Total flavonoid content (TFC)

To estimate the TFC in the test samples, 0.3 ml of each sample was mixed with 0.15 ml of 0.5 M NaNO2 followed by the addition of 0.1 ml of 0.3 M AlCl3.6H2O, and 3.4 ml of 30 % methanol [22]. An aliquot of 1 ml of 1 M NaOH was added to it after a lapse of 5 min. The optical density of the reaction mixture was recorded at 506 nm wavelength against the reagent blank. Total flavonoid content as mg rutin equivalents per gram of dry extract/fraction was estimated while using the calibration curve of rutin.

Gas chromatography-Mass spectrometry (GC-MS) analysis

EDH was analyzed for the presence of active constituents on “Thermo GC-Trace Ultra Ver; 5.0” gas chromatograph coupled with a “Thermo MS DSQ II” for mass determination. Components were separated on a “ZB 5-MS Capillary Standard Non-polar Column” with 60 m length having 0.25 μm film thickness. During the experiment the temperature was raised from 70 to 260 °C at a rate of 6 °C/min. The flow rate of the carrier gas; helium was 1 ml/min while injection volume of the samples was 1 μl. The identification of chemical constituents was based on comparison of their relative retention times and mass spectra with those obtained from authentic sample and/or the NIST/NBS and Wiley libraries spectra [23].

High performance liquid chromatography (HPLC) analysis

On account of significant antioxidant activity for most of the in vitro assays the EDEW extract was selected for HPLC-DAD analysis. HPLC analysis of EDEW was carried out by using HPLC-DAD (Agilent Germany) equipment using Sorbex RXC8 (Agilent USA) analytical column with 5 μm particle size and 25 ml capacity. Mobile phase was consisted of eluent A, (acetonitrile-methanol-water-acetic acid /5: 10: 85: 1) and eluent B (acetonitrile-methanol-acetic acid/40: 60: 1). The gradient (A: B) utilized was the following: 0–20 min (0 to 50 % B), 20–25 min (50 to 100 % B), and then isocratic 100 % B (25–40 min) at flow rate of 1 ml/min. The injection volume of the sample was 20 μl. Before the injection samples were filtered through 0.45 μm membrane filter. Among the standards rutin and gallic acid were analyzed at 257 nm, catechin at 279 nm, caffeic acid at 325 nm and quercetin, myricetin, kampferol were analyzed at 368 nm [24]. Each time the column was reconditioned for 10 min before the next analysis. All samples were assayed in triplicates. Quantification was carried out by the integration of the peak using the external standard method. All chromatographic operations were carried out at an ambient temperature.

In vitro antioxidant assays

The in vitro antioxidant assays were carried out by preparing the plant samples (1 mg/ml) in 95 % methanol and then making its serial dilutions. The specific protocol was followed for finding specific scavenging activities of the plant samples.

DPPH (1, 1-diphenyl-2-picryl-hydrazyl) radical scavenging assay

The DPPH scavenging capabilities of deleterious effects of free radical were determined by following the methodology of [25]. An amount of 24 mg of DPPH was dissolved in 100 ml methanol and the stock solution was kept at 20 °C temperature for further use. The optical density of DPPH was optimized at 0.908 (±0.02) at 517 nm by diluting the pre made DPPH stock solution with methanol. An aliquot of 3 ml of DPPH was mixed with 100 ml plant samples with different concentrations (25–250 μg/ml). Following continuous stirring the test tubes were incubated for 15 min at room temperature. Optical density was recorded at wavelength of 517 nm. Ascorbic acid was used as standard to compare the antioxidant activity. Antioxidant capacity was determined by the following equation:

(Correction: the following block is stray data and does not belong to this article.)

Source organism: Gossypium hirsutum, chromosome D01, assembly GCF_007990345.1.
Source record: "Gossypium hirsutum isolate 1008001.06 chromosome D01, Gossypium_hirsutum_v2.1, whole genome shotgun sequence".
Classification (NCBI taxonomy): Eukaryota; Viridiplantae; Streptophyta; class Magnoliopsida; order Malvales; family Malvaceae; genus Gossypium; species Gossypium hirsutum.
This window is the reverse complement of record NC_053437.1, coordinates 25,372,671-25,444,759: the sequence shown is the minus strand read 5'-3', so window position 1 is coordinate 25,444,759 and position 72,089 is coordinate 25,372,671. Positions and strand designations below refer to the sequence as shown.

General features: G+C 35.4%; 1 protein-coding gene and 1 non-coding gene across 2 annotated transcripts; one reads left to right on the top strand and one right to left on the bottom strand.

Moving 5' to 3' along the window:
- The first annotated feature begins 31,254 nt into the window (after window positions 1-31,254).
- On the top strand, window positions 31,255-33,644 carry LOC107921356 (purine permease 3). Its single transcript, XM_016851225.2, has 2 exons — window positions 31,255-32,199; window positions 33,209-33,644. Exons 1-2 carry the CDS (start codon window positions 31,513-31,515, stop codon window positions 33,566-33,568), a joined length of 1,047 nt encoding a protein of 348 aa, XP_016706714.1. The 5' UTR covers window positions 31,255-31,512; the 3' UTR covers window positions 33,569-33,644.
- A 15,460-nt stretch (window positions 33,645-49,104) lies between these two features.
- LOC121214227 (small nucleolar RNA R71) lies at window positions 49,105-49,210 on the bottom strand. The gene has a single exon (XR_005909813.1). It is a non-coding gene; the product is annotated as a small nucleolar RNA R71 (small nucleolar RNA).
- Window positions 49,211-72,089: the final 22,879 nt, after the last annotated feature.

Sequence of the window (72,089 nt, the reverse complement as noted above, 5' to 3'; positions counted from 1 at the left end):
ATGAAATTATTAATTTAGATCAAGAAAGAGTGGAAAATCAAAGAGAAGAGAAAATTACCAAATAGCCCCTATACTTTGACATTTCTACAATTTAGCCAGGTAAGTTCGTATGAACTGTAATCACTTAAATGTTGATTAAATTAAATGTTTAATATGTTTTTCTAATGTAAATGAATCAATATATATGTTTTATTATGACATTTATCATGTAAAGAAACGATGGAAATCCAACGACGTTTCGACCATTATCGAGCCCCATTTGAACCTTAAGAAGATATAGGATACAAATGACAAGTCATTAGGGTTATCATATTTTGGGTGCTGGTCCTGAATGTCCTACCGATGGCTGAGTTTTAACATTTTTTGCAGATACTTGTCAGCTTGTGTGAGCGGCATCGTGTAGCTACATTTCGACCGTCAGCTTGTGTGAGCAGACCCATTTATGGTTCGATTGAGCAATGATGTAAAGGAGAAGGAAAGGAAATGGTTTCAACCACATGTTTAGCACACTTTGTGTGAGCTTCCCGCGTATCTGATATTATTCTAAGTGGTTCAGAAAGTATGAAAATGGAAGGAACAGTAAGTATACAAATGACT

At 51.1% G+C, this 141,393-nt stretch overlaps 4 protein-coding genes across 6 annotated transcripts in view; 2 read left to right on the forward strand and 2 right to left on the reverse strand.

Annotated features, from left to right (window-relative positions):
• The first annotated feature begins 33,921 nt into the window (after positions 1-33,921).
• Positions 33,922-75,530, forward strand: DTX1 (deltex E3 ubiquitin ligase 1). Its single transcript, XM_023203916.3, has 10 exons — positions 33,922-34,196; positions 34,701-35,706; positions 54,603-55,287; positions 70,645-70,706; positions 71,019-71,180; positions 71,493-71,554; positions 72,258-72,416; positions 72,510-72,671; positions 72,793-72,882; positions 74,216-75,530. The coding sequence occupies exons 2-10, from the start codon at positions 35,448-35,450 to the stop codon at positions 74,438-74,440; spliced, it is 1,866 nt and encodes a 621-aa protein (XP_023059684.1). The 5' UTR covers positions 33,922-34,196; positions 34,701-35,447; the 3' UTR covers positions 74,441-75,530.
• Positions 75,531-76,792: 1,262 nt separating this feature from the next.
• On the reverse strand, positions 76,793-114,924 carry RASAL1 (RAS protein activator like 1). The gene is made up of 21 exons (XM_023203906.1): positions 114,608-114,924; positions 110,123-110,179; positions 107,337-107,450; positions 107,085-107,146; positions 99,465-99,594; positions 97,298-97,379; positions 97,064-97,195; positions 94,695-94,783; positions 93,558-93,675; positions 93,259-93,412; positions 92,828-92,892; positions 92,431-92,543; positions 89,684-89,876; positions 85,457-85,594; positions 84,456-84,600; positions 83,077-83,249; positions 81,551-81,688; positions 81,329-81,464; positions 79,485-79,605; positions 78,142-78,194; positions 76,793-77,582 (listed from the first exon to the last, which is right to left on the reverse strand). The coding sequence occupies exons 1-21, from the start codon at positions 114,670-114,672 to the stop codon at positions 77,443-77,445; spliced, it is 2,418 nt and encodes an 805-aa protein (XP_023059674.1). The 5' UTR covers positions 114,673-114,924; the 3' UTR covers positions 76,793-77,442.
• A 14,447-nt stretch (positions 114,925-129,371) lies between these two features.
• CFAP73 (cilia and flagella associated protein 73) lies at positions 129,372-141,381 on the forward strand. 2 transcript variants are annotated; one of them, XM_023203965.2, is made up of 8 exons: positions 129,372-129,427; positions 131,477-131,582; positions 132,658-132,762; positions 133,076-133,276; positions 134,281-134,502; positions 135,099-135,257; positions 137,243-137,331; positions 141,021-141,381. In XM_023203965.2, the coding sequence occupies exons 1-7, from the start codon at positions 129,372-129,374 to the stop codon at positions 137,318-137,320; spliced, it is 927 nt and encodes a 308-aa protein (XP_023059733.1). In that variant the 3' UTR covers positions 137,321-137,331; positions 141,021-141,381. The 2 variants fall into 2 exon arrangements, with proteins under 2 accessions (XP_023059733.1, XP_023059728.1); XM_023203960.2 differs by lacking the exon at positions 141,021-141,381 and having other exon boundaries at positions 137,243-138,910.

$$ \mathrm{Inhibition}\ \% = \left[\frac{\mathrm{Absorbance}\ \mathrm{of}\ \mathrm{control}-\mathrm{Absorbance}\ \mathrm{of}\ \mathrm{the}\kern0.5em \mathrm{sample}}{\mathrm{Absorbance}\ \mathrm{of}\ \mathrm{control}}\right]\times 100 $$

Hydroxyl radical scavenging assay

The power of scavenging hydroxyl free radicals refers to the antioxidant potential of plant samples using methodology practiced by [26]. This technique involved the mixing of 500 μl of 2-deoxyribose (2.8 mM) prepared in 50 mM phosphate buffer and its pH was maintained at 7.4. The reaction mixture was prepared by addition of 100 μl of 0.1 M EDTA, 200 μl of ferric chloride (100 mM) and 100 μl of 200 mM H2O2 and 100 μl of plant sample.

The initiation of reaction was brought by the introduction of 100 μl of ascorbic acid (300 mM) and incubated for 1 h at 37 °C. Then 1 ml of 2.8 % trichloroacetic acid and 1 ml of 1 % w/v thiobarbituric acid prepared in 50 mM NaOH were added to the reaction mixture. The whole recipe was heated in water bath for 15 min. After cooling to room temperature the absorbance of the reaction mixture was recorded at 532 nm. The hydroxyl radical scavenging activity was analyzed by the following formula:

$$ \mathrm{Scavenging}\ \mathrm{effect}\ \% = \left[\frac{1-\mathrm{Absorbance}\ \mathrm{of}\ \mathrm{the}\kern0.5em \mathrm{sample}}{\mathrm{Absorbance}\ \mathrm{of}\ \mathrm{control}}\right]\times 100 $$

Nitric oxide scavenging assay

The method of Bhaskar and Balakrishnan [27] was used to assess the nitric oxide scavenging potential of the plant samples. The Griess reagent was prepared by adding equimolar quantity of 0.1 % napthylenediamine in distilled water and 1 % of sulphanilamide in 5 % phosphoric acid. A volume of 100 μl of sample was added to 100 μl of sodium nitroprusside (10 mM) being prepared in saline phosphate buffer. An aliquot of 1 ml of the Griess reagent was added to the reaction mixture. After incubation at room temperature for 3 h the optical density of the reaction mixture was noted spectrophotometrically at 546 nm using ascorbate as a positive control. Following formula was used for determining the percentage inhibition of nitric oxide radical formation.